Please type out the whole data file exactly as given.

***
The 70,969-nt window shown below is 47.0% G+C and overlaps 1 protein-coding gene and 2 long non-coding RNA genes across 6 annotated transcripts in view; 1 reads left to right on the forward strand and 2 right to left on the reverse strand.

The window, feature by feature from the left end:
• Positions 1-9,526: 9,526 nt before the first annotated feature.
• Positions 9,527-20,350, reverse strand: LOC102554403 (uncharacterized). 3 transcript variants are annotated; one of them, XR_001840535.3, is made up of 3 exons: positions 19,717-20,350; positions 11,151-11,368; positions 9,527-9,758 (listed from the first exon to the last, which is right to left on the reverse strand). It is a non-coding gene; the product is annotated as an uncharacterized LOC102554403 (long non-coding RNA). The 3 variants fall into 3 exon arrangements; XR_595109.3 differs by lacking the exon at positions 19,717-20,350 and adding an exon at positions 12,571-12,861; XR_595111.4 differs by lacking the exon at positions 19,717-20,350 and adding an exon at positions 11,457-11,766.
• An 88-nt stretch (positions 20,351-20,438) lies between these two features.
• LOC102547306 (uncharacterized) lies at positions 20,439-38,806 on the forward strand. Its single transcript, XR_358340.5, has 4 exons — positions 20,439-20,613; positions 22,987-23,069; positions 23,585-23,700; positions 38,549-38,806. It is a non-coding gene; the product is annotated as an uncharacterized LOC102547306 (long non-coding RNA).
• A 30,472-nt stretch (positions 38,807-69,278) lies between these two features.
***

The 70,969-nt window shown below is 47.0% G+C and overlaps 1 protein-coding gene and 2 long non-coding RNA genes across 6 annotated transcripts in view; 1 reads left to right on the forward strand and 2 right to left on the reverse strand.

The window, feature by feature from the left end:
• Positions 1-9,526: 9,526 nt before the first annotated feature.
• Positions 9,527-20,350, reverse strand: LOC102554403 (uncharacterized). 3 transcript variants are annotated; one of them, XR_001840535.3, is made up of 3 exons: positions 19,717-20,350; positions 11,151-11,368; positions 9,527-9,758 (listed from the first exon to the last, which is right to left on the reverse strand). It is a non-coding gene; the product is annotated as an uncharacterized LOC102554403 (long non-coding RNA). The 3 variants fall into 3 exon arrangements; XR_595109.3 differs by lacking the exon at positions 19,717-20,350 and adding an exon at positions 12,571-12,861; XR_595111.4 differs by lacking the exon at positions 19,717-20,350 and adding an exon at positions 11,457-11,766.
• An 88-nt stretch (positions 20,351-20,438) lies between these two features.
• LOC102547306 (uncharacterized) lies at positions 20,439-38,806 on the forward strand. Its single transcript, XR_358340.5, has 4 exons — positions 20,439-20,613; positions 22,987-23,069; positions 23,585-23,700; positions 38,549-38,806. It is a non-coding gene; the product is annotated as an uncharacterized LOC102547306 (long non-coding RNA).
• A 30,472-nt stretch (positions 38,807-69,278) lies between these two features.